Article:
In general, when individuals are confronted with a variety of environments, preferring some environments over others can give important benefits. Selection of the environment (incl. habitat choice) is therefore expected to evolve easily and to be common. There are various ways by which this can lead to reproductive isolation, as illustrated above. Yet it is insufficiently recognized that individual flexibility in selection of the environment can be an independent contributor to speciation. This is especially true for allopatric populations living in different environments, where it is unclear how members of each population would respond to alternate environments (Sobel et al. 2010). Where and when to become reproductively active are among the first steps in the chain of reproductive events, prior to mate choice or hybrid performance. It is thus likely that individual-level selection of the environment in space and time could contribute a lot to reproductive isolation (in the past or currently) and more attention should be paid to this.
11.7 Feedbacks Between Plasticity, Adjusting the Environment, Selection of the Environment, and Natural Selection
In the introduction, I already highlighted the often complex nature of speciation and that it can be the outcome of many different events and mechanisms that may interact with one another in various ways in space and time. Indeed, while above I discussed how the three different types of individual flexible responses to environmental variation could directly affect reproductive isolation, these responses often do not operate independently of each other. Nor do they operate independently of natural selection. On the one hand, they have evolved due to prior natural selection, which favored the evolution of solutions for locally maladapted individuals which allowed them to increase their ecological performance and thereby avoid natural selection. But on the other hand, these individual responses influence the continued operation of natural selection.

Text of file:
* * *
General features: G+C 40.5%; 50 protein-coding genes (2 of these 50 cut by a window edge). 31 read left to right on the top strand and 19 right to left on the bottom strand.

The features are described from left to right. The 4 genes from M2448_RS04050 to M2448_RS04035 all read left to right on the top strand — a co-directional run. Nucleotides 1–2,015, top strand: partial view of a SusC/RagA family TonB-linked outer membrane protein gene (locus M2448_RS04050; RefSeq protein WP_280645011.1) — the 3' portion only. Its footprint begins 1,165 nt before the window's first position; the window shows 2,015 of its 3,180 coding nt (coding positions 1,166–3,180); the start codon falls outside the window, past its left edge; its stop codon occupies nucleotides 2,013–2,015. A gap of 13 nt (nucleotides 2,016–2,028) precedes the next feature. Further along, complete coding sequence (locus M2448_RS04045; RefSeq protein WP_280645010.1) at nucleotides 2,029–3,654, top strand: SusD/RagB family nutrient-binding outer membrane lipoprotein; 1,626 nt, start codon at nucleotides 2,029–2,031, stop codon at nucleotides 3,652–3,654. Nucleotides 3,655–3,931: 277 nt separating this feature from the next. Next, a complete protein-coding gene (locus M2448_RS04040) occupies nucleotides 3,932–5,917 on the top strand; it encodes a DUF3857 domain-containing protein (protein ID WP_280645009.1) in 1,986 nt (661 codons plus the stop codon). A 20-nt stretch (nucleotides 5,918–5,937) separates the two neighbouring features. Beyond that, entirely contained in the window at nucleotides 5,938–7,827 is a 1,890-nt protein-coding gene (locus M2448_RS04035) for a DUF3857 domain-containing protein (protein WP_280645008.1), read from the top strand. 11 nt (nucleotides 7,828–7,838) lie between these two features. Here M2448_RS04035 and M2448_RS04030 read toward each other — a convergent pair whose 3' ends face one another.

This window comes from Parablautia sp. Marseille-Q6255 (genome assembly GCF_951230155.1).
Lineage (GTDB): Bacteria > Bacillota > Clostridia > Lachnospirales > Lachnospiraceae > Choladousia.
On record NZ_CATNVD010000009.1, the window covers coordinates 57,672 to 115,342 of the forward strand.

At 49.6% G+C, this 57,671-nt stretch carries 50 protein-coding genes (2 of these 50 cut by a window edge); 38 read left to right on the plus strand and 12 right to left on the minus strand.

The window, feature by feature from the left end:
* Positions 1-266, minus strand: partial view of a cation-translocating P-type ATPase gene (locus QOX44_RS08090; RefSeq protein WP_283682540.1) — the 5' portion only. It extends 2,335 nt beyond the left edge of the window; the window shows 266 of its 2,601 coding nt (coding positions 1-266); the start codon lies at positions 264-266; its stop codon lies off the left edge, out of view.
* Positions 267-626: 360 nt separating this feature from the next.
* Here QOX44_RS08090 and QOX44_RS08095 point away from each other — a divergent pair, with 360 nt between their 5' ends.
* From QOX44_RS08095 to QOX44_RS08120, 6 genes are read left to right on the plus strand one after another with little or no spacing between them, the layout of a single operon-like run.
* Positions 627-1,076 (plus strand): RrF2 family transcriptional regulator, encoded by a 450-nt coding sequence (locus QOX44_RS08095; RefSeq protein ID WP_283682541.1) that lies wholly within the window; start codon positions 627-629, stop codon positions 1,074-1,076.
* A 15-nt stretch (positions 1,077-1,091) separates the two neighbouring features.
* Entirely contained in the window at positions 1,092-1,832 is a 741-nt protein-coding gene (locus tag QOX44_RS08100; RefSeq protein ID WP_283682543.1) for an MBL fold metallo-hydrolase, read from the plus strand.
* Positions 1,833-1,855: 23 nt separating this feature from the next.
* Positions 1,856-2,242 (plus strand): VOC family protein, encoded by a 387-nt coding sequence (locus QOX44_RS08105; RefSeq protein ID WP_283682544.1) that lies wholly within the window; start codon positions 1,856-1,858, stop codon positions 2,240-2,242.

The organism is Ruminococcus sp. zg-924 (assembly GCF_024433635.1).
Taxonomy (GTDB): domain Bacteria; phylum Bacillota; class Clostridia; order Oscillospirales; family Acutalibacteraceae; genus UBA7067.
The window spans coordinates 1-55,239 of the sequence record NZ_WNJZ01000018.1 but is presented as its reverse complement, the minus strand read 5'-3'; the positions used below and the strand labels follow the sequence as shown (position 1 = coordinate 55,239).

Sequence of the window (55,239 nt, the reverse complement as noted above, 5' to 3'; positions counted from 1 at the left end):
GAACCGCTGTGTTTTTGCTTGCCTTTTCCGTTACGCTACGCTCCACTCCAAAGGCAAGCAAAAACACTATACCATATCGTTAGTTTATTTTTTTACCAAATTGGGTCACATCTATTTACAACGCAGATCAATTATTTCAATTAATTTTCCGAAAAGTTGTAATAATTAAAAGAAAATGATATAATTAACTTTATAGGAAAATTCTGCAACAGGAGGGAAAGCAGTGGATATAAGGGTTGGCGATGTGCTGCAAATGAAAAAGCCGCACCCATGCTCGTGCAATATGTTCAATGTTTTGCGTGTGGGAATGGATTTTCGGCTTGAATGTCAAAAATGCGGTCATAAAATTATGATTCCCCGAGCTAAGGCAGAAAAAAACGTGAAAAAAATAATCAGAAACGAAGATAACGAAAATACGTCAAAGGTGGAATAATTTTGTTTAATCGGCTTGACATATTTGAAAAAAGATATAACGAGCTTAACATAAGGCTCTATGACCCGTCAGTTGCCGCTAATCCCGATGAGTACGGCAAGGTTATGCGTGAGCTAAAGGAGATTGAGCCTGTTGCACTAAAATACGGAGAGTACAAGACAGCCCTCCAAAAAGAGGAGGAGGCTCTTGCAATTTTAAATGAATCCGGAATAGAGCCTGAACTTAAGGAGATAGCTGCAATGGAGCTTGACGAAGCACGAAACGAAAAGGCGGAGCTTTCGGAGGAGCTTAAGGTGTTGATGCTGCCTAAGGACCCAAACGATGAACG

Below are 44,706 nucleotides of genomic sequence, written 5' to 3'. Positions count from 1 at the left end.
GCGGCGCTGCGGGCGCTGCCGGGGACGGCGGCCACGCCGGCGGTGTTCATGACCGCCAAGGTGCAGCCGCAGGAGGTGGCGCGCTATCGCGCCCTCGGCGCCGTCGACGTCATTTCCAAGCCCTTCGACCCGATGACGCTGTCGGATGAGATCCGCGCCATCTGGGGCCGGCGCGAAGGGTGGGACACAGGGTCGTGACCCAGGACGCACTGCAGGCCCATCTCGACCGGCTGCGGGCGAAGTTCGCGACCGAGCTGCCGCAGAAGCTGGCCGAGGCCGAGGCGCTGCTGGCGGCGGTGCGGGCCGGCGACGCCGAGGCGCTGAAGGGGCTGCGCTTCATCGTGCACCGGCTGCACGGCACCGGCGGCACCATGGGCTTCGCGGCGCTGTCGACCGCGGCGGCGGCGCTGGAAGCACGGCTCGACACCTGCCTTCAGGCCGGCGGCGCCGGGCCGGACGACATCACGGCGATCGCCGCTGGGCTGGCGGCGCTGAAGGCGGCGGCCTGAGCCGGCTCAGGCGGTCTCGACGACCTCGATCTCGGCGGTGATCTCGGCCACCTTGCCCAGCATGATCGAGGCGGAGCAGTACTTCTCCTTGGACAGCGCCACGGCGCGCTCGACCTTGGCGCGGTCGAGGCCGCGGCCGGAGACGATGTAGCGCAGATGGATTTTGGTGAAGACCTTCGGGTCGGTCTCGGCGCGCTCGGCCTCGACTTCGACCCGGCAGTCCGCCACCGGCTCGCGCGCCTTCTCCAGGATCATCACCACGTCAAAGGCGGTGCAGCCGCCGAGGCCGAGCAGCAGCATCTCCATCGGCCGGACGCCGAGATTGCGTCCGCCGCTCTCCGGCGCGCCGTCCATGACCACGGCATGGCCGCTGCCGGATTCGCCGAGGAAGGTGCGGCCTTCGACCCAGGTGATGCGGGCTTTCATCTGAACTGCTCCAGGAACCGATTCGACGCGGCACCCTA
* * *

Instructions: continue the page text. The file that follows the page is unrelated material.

I already mentioned that plasticity can reduce natural selection, since maladaptation is reduced by plasticity. The same is of course also true for the other two individual responses (adjustment of the environment and selection of the environment). This individual flexibility to enhance ecological performance could reduce or even remove natural selection and thereby prevent adaptive genetic divergence of populations, which could reduce the probability of speciation. But this flexibility should also increase the probability to survive in a new environment. It may therefore increase the probability that a population manages to establish and survive when exposed to a new environment, e.g., after a natural range expansion, when accidentally blown to an oceanic island, when introduced by humans to a new geographical range (biological invasion), after dramatic change in the landscape (e.g., natural disasters, urbanization), and so on. In such populations that are exposed to a different environment and initially survive due to flexible individual responses, subsequent heritable changes due to natural selection could still occur. This then could cause populations to further diverge and potentially speciate. If so, then one could argue that it was the individual ability to change phenotypes or environments which allowed populations to speciate and therefore that this has been a key element of the final outcome.